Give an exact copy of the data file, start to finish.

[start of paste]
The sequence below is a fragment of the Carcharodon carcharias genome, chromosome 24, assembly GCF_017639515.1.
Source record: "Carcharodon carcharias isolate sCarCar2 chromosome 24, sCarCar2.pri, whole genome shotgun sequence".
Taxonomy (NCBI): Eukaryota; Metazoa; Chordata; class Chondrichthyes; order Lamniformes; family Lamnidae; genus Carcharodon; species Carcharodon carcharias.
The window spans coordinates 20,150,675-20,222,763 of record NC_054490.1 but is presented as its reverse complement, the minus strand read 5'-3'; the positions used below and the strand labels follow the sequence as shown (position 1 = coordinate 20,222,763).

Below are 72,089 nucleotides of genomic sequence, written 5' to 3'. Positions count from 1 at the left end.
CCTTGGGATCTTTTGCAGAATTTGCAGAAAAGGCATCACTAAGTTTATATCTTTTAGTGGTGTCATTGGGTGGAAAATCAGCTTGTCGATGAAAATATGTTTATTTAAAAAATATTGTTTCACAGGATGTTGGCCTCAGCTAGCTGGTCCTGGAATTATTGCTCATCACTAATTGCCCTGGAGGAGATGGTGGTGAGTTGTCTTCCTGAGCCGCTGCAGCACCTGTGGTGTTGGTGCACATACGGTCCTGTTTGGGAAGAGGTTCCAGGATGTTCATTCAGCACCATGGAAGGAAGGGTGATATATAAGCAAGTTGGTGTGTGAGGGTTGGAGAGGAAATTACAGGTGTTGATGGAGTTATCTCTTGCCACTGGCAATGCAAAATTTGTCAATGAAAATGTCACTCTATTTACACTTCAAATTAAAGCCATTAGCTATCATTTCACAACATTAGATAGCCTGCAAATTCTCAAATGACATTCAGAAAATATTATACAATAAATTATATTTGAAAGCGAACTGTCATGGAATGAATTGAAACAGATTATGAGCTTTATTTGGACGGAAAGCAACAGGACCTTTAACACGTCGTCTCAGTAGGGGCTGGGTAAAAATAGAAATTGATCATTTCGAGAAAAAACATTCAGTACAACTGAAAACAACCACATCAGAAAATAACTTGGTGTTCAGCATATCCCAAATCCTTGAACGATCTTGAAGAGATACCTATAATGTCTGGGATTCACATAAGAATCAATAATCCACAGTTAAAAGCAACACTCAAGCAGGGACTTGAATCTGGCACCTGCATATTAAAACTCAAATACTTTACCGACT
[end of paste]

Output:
The sequence below is a fragment of the Carcharodon carcharias genome, chromosome 24, assembly GCF_017639515.1.
Source record: "Carcharodon carcharias isolate sCarCar2 chromosome 24, sCarCar2.pri, whole genome shotgun sequence".
Taxonomy (NCBI): Eukaryota; Metazoa; Chordata; class Chondrichthyes; order Lamniformes; family Lamnidae; genus Carcharodon; species Carcharodon carcharias.
The window spans coordinates 20,150,675-20,222,763 of record NC_054490.1 but is presented as its reverse complement, the minus strand read 5'-3'; the positions used below and the strand labels follow the sequence as shown (position 1 = coordinate 20,222,763).

Below are 72,089 nucleotides of genomic sequence, written 5' to 3'. Positions count from 1 at the left end.
CCTTGGGATCTTTTGCAGAATTTGCAGAAAAGGCATCACTAAGTTTATATCTTTTAGTGGTGTCATTGGGTGGAAAATCAGCTTGTCGATGAAAATATGTTTATTTAAAAAATATTGTTTCACAGGATGTTGGCCTCAGCTAGCTGGTCCTGGAATTATTGCTCATCACTAATTGCCCTGGAGGAGATGGTGGTGAGTTGTCTTCCTGAGCCGCTGCAGCACCTGTGGTGTTGGTGCACATACGGTCCTGTTTGGGAAGAGGTTCCAGGATGTTCATTCAGCACCATGGAAGGAAGGGTGATATATAAGCAAGTTGGTGTGTGAGGGTTGGAGAGGAAATTACAGGTGTTGATGGAGTTATCTCTTGCCACTGGCAATGCAAAATTTGTCAATGAAAATGTCACTCTATTTACACTTCAAATTAAAGCCATTAGCTATCATTTCACAACATTAGATAGCCTGCAAATTCTCAAATGACATTCAGAAAATATTATACAATAAATTATATTTGAAAGCGAACTGTCATGGAATGAATTGAAACAGATTATGAGCTTTATTTGGACGGAAAGCAACAGGACCTTTAACACGTCGTCTCAGTAGGGGCTGGGTAAAAATAGAAATTGATCATTTCGAGAAAAAACATTCAGTACAACTGAAAACAACCACATCAGAAAATAACTTGGTGTTCAGCATATCCCAAATCCTTGAACGATCTTGAAGAGATACCTATAATGTCTGGGATTCACATAAGAATCAATAATCCACAGTTAAAAGCAACACTCAAGCAGGGACTTGAATCTGGCACCTGCATATTAAAACTCAAATACTTTACCGACT